An interesting footnote from the series of YouGov polls commissioned by the Scotsman/Scotland on Sunday has been the performance of the Scottish Conservatives. Or the lack thereof (despite my efforts to talk up a supposed revival).
While the Liberal Democrats’ decline has been dramatic and sudden, that of the Tories has been more incremental. In October 2010, YouGov had them sitting at 14% on the constituency vote, and at 15% on the regional vote; they are now polling at 11% and 12% respectively. If that holds true on 5 May, the Conservatives stand to lose both constituency and regional seats.
According to ScotlandVotes, they would end up with 14 seats, down 3 from 2007, holding Ayr and Ettrick, Roxburgh and Berwickshire, gaining Eastwood and losing Galloway and West Dumfries and Edinburgh Pentlands to the SNP. However unlikely these predictions, there is no denying that the trend for the Tories is downwards.
No matter how much Annabel Goldie trumpets a common sense approach or how often the Tories like to tell us they have delivered for Scotland through a strategy of constructive opposition, the Scottish electorate ain’t buying it.
Even a standstill performance on 5 May must surely raise eyebrows and suggest that her time as party leader is up, with little in the way of legacy to bequeath.
During a time of growth and rebirth for the UK Conservatives under David Cameron’s leadership, Scotland has remained stubbornly resistant. Scottish Labour is playing the Tory fear card in this election because it still makes people pause for thought. Annabel Goldie has had six years as Scottish leader to detoxify the Conservative brand: not only has she failed to do so, she has not even attempted to begin the process. Her inactivity in this vital area has contributed to the ongoing decline in electoral fortunes.
Yet, there is a need and place for a progressive right of centre party whose ideas would find favour with a significant minority of the Scottish electorate. If the Tories could find a way to decouple the party they are now from the one led by Thatcher, they would reap the benefit. Unless or until they do so, they will find themselves increasingly at the margins of Scottish politics.
Recent difficulties with candidates and members suggest other deep-seated problems. They lost the top ranking Tory on the Glasgow list in some controversy at the start of this election campaign; they remain reliant on controversial figures for funding; worst of all, they risk losing one of their best Holyrood performers, Derek Brownlee, if they do not pick up South of Scotland list seats (which may, ironically, be a receding threat if they lose Galloway). Annabel claims she is only the parliamentary, not the party leader, and therefore, has no say in such matters.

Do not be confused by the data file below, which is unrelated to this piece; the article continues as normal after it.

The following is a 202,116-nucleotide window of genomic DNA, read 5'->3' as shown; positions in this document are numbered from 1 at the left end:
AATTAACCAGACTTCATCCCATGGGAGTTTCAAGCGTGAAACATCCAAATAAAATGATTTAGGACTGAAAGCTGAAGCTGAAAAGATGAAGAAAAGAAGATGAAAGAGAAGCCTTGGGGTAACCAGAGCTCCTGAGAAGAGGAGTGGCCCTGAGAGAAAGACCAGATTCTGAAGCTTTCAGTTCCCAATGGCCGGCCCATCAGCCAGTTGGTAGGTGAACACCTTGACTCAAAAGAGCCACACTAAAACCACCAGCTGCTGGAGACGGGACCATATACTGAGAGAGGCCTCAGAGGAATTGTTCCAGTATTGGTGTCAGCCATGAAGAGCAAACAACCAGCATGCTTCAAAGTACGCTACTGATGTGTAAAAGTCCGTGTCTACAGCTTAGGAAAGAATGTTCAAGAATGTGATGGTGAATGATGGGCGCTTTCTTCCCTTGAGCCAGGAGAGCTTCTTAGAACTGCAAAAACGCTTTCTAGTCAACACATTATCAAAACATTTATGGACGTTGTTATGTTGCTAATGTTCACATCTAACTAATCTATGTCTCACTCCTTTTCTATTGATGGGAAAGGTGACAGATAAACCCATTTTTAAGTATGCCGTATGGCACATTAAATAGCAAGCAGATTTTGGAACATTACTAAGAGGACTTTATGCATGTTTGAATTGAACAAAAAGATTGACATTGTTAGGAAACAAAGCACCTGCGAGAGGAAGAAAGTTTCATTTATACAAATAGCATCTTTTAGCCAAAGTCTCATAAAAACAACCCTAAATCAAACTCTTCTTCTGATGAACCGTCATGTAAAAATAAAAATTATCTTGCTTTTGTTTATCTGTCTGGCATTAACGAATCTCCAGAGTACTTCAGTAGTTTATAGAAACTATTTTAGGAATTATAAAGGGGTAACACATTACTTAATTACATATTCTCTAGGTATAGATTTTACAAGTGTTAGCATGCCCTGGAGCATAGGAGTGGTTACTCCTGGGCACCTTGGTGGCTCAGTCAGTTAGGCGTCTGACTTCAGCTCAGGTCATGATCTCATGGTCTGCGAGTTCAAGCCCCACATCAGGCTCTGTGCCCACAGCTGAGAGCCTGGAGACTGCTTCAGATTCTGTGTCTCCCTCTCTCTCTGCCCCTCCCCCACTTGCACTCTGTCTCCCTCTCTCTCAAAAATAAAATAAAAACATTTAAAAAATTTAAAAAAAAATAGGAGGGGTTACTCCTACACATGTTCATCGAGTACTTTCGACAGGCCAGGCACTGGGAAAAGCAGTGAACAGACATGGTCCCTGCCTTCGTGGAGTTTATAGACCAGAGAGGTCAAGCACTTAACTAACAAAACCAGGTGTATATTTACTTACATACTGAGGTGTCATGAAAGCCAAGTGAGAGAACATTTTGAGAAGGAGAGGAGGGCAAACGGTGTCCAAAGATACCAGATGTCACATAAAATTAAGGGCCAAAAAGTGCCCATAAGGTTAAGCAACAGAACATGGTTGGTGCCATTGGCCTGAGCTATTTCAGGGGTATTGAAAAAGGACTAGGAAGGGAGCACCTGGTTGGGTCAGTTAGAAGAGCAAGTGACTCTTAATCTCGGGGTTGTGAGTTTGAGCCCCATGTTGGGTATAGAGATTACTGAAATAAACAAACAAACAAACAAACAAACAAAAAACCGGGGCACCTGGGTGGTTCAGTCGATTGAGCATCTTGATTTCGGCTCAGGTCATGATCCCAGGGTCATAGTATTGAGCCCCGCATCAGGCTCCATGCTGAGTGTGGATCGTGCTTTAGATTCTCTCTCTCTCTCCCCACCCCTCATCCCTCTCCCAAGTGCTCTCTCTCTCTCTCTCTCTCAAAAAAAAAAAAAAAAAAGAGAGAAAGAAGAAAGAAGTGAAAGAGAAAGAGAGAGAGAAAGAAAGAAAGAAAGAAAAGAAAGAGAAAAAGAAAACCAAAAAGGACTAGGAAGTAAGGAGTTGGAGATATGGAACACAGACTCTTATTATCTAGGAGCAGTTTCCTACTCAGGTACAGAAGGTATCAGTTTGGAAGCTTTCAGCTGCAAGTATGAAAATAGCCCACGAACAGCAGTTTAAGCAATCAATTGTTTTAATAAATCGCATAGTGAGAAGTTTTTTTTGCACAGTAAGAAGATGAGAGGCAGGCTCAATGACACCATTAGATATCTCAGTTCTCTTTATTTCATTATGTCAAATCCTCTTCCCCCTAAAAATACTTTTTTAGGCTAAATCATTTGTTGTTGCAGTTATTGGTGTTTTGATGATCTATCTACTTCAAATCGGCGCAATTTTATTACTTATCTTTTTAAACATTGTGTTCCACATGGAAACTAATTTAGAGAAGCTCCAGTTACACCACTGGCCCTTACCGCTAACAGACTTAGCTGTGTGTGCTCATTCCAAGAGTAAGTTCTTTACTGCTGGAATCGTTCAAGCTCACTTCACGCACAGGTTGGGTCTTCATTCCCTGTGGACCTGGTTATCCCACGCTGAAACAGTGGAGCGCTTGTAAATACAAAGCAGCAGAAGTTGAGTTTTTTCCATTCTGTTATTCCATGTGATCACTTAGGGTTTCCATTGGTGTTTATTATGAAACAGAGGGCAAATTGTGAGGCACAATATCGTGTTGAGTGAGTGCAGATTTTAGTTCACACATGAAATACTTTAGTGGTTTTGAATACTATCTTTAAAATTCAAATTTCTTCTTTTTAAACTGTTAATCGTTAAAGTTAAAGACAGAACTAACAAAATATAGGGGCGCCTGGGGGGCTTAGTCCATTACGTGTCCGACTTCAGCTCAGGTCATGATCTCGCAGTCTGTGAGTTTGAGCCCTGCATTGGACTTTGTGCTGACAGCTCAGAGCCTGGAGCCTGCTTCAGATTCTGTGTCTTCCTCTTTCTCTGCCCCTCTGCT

It all adds up to a curious, kamikaze approach to leadership and internal party activity, brutally illuminated by the Sanderson review, which shows just how antiquated and shambolic the Tory party set up is in Scotland. The Scottish Conservatives are decades behind the SNP and Scottish Labour in terms of modern party structures and organisation. To be a truly effective electoral machine, with a diverse range of potential candidates for all elections and a broad membership base requires radical reform and a willingness to engage and include. One wonders why Annabel Goldie has not attempted to create this.
Despite having a coherent policy offering at this election, some of which if the electorate could be persuaded to listen, might find favour, the platform has been swamped by the personality. Operating like a mini-me version of the SNP’s promotion of Alex Salmond for First Minister, the Scottish Conservatives are trading on the personality of Annabel Goldie, buoyed as she herself points out, by poll ratings that place her as the nation’s second favourite and most recognised party leader.
But this is an inevitable consequence of being the second longest-serving party leader who has had several elections and one and a half terms in Parliament to gain vital televisual recognition. And as the only woman in the pack, she has an obvious advantage in the recognition stakes. The persona she has carved out for herself of the matronly auntie, chiding the “naughty boys” who lead the other parties is wearing thin. It might entertain and beguile the Scottish media, but the burd doubts it goes down well with voters, particularly other women.
Moreover, her cover was blown when she refused point-blank to distance herself from Bill Aitken, nor demote him as Justice spokesperson, allowing him to continue to represent the Tories in that role at early hustings and debates. His comments to the Sunday Herald on a series of rapes in Glasgow city centre caused a furore: here was a genuine issue deserving a robust response from the party’s leader; instead, we got silence. David Cameron would not have made the same mistake.
While the promotion of Alex Salmond might be construed as a strength in the SNP armoury (not least because he has a chance of being First Minister again), it must surely be seen as a weakness in the Scottish Conservatives election campaign strategy. A party which has become a one trick pony is in trouble.
No, Annabel can bluster all she likes by claiming that constitutional niceties mean a leadership contest cannot be held until 2012, but if the Scottish Conservatives are to begin the long, overdue process of modernisation, the sooner she goes the better. Under her leadership, the Scottish Tories are ailing and failing, becoming increasingly irrelevant and unattractive to voters. Without a new leader and an overhaul, they may find themselves reduced to single figures in MSPs at the next Holyrood election.